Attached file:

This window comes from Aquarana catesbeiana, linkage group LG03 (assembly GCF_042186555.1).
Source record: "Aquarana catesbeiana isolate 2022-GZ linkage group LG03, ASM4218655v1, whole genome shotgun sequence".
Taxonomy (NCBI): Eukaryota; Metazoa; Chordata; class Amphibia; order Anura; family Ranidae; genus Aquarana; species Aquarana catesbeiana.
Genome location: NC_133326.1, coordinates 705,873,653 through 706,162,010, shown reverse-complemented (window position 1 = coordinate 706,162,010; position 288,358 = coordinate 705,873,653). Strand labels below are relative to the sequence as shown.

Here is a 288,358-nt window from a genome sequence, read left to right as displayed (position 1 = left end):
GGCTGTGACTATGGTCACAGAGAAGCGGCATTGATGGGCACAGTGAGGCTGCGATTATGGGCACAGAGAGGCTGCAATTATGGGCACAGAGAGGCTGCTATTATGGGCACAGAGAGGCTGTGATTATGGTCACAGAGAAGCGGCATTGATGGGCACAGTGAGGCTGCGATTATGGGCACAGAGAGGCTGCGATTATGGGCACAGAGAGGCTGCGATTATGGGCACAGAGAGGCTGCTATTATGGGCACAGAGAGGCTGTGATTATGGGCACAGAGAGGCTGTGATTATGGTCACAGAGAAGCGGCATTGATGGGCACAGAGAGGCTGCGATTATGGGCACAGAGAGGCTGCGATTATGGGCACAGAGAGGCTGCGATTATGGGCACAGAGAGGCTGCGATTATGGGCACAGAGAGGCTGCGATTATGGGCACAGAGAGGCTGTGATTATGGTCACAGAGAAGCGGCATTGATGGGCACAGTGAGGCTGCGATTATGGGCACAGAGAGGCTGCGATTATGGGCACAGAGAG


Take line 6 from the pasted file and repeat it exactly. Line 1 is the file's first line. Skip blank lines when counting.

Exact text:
GGCTGTGACTATGGTCACAGAGAAGCGGCATTGATGGGCACAGTGAGGCTGCGATTATGGGCACAGAGAGGCTGCAATTATGGGCACAGAGAGGCTGCTATTATGGGCACAGAGAGGCTGTGATTATGGTCACAGAGAAGCGGCATTGATGGGCACAGTGAGGCTGCGATTATGGGCACAGAGAGGCTGCGATTATGGGCACAGAGAGGCTGCGATTATGGGCACAGAGAGGCTGCTATTATGGGCACAGAGAGGCTGTGATTATGGGCACAGAGAGGCTGTGATTATGGTCACAGAGAAGCGGCATTGATGGGCACAGAGAGGCTGCGATTATGGGCACAGAGAGGCTGCGATTATGGGCACAGAGAGGCTGCGATTATGGGCACAGAGAGGCTGCGATTATGGGCACAGAGAGGCTGCGATTATGGGCACAGAGAGGCTGTGATTATGGTCACAGAGAAGCGGCATTGATGGGCACAGTGAGGCTGCGATTATGGGCACAGAGAGGCTGCGATTATGGGCACAGAGAG